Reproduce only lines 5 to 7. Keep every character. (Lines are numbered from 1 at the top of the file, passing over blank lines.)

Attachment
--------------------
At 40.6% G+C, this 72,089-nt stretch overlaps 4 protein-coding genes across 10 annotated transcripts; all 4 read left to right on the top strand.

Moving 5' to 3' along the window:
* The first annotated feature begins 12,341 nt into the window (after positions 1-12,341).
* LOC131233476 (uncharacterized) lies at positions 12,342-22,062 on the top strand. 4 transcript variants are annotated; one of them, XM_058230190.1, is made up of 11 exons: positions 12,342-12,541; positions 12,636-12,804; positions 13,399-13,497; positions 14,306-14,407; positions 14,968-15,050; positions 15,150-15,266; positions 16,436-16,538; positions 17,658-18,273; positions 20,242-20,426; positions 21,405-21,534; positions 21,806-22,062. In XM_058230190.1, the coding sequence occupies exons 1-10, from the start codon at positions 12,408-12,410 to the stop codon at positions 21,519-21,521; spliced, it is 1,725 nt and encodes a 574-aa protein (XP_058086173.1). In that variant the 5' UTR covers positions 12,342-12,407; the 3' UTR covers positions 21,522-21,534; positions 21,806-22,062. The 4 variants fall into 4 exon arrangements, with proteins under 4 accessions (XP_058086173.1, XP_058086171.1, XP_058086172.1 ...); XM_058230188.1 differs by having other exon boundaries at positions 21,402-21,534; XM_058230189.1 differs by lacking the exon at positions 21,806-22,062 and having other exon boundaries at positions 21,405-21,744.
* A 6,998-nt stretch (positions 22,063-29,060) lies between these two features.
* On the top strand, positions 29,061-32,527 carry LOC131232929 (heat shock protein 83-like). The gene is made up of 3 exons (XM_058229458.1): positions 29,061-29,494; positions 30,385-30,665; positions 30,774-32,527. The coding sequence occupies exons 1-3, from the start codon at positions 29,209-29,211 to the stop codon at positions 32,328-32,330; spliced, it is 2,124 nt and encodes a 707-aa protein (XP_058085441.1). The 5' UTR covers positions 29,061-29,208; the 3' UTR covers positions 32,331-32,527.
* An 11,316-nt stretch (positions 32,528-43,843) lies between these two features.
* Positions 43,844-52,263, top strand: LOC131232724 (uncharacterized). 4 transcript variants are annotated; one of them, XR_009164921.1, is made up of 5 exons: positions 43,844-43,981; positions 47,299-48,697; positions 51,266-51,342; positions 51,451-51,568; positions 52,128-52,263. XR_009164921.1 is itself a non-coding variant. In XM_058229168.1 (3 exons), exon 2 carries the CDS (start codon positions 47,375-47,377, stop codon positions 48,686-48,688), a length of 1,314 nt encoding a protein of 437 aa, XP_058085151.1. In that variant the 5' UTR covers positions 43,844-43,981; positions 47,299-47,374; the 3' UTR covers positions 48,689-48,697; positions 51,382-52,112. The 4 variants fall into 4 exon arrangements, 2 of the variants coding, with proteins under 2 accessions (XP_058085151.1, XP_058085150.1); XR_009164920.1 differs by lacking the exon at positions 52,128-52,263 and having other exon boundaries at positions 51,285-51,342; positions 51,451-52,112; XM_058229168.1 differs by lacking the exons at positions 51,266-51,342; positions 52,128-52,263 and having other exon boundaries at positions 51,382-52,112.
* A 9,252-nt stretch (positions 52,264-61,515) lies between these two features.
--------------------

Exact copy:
* A 6,998-nt stretch (positions 22,063-29,060) lies between these two features.
* On the top strand, positions 29,061-32,527 carry LOC131232929 (heat shock protein 83-like). The gene is made up of 3 exons (XM_058229458.1): positions 29,061-29,494; positions 30,385-30,665; positions 30,774-32,527. The coding sequence occupies exons 1-3, from the start codon at positions 29,209-29,211 to the stop codon at positions 32,328-32,330; spliced, it is 2,124 nt and encodes a 707-aa protein (XP_058085441.1). The 5' UTR covers positions 29,061-29,208; the 3' UTR covers positions 32,331-32,527.
* An 11,316-nt stretch (positions 32,528-43,843) lies between these two features.